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Camera lens

Camera lens (also known as camera lens or objective lens) is an optical lens or lens component used in combination with the camera body and mechanism, which is used to electronically image an object on a photographic film or other medium capable of chemically storing the image.

The lenses used in static cameras, cameras, telescopes, microscopes or other devices are not very different in principle, but the detailed design and construction are different. The lens can be permanently fixed to the camera or interchanged with lenses of different focal lengths, apertures and other characteristics.

In principle, a simple convex lens is enough, but in fact, a composite lens composed of multiple optical lens elements is needed to correct (as much as possible) many optical aberrations. There are some aberrations in any lens system. The task of lens designers is to balance these and make designs that are suitable for photographic purposes and may be mass-produced.

A typical linear lens can be considered as an "improved" pinhole "lens. As shown in the figure, the pinhole "lens" is only a small aperture, which can block most of the light. Ideally, a light on the object will be selected for each point on the image sensor. Pinhole lenses have some serious limitations:

Pinhole cameras with large apertures are blurry because each pixel is essentially a shadow of an aperture diaphragm, so its size is not less than the aperture size (third image). The pixel here is the area where the detector is exposed to light at a point on the object.

Reducing pinholes improves resolution (to the limit), but reduces the amount of light captured.

At some point, due to the diffraction limit, reducing the hole will not improve the resolution. Beyond this limit, making the hole smaller will blur and darken the image.

Practical lenses can be regarded as the answer to the following question: "how to modify pinhole lenses to absorb more light and provide a smaller spot size?". The first step is to place a simple convex lens at the pinhole with a focal length equal to the distance from the film plane (assuming the camera will take a picture of a distant object). This causes the pinhole to open significantly (fourth image), because a thin convex lens bends the light proportionally to the distance from the lens axis so that the light hits the center of the lens. Its geometry is almost the same as a simple pinhole lens, but it is not illuminated by a single light, but by a focused "pencil" to illuminate each image point.

A camera lens can be made up of many elements: from one element in a box Brownie lunate lens to more than 20 elements in a more complex zoom. These elements themselves may include a set of lenses bonded together.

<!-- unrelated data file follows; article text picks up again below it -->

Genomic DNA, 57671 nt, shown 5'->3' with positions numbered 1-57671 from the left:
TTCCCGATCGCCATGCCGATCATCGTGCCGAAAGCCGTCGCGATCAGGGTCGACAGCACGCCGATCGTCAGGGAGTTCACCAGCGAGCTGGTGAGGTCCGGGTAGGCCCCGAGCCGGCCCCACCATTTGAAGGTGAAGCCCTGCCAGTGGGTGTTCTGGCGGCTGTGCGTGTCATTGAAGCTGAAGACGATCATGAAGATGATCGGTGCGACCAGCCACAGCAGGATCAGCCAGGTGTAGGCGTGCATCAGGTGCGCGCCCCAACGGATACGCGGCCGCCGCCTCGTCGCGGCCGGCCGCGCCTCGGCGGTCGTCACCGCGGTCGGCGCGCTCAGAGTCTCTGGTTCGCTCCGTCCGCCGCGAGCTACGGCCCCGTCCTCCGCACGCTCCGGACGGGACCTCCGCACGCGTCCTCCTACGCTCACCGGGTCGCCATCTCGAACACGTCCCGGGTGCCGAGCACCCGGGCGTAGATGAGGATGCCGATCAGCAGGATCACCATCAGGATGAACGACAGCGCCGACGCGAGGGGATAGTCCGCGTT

Front elements are critical to the performance of the entire component. In all modern lenses, the surface is coated to reduce wear, glare and surface reflectivity, and to adjust the color balance. In order to minimize the aberration, the curvature is usually set to make the angle of incidence and the angle of refraction equal. In a fixed focus lens, this is easy, but in a zoom lens, there is always a compromise.

Generally, the lens is focused by adjusting the distance from the lens assembly to the image plane, or by moving the elements of the lens assembly. To improve performance, some lenses have cam systems that adjust the distance between groups when focusing the lens. Manufacturers call it something different: Nikon calls it CRC; Canon calls it floating system. Hassu and Mamiya call it FLE.

Because of its good optical properties and scratch resistance, glass is the most commonly used material for lenses. Other materials can also be used, such as quartz glass, fluorite, acrylic acid and other plastics (plexiglass), and even germanium and meteorite glass. Plastics allow the manufacture of strong aspheric lens elements that are difficult or impossible to manufacture in glass, and simplify or improve the manufacture and performance of lenses. Plastic is not the cheapest lens, not the outermost element of all lenses, because they scratch easily. Molded plastic lenses have been used for many years as the cheapest disposable camera and have gained a bad reputation: manufacturers of high-quality optics tend to use euphemisms such as "optical resin.". However, many modern, high-performance (and expensive) lenses from popular manufacturers contain molded or hybrid aspheric elements, so not all lenses with plastic elements have low photographic quality.

The resolution test chart of the U.S. Air Force in 1951 is a method to measure the resolution of the lens. The quality of materials, coatings, and construction can affect resolution. The resolution of lens is limited by diffraction, which is rarely achieved by camera lens. Those known as "diffraction limits" are often very expensive.

Today, most lenses are multilayer coated to minimize glare and other undesirable effects. Some lenses have UV coating to prevent UV light that may contaminate the color. Most modern optical binders used to bond glass elements also block UV light, eliminating the need for UV filters. UV photographers must do their best to find lenses without cement or coating.

The lens usually has a diaphragm adjusting mechanism, usually an iris diaphragm, to adjust the amount of light passing through. In early camera models, spinners or sliders with holes of different sizes were used. These Waterhouse stops can still be found on modern professional lenses. In order to adjust the time that light can pass, the shutter can be installed in the lens component (for better image quality), in the camera, or even rarely in front of the lens. Some cameras with blade shutters in their lenses will omit the aperture and the shutters will do double work.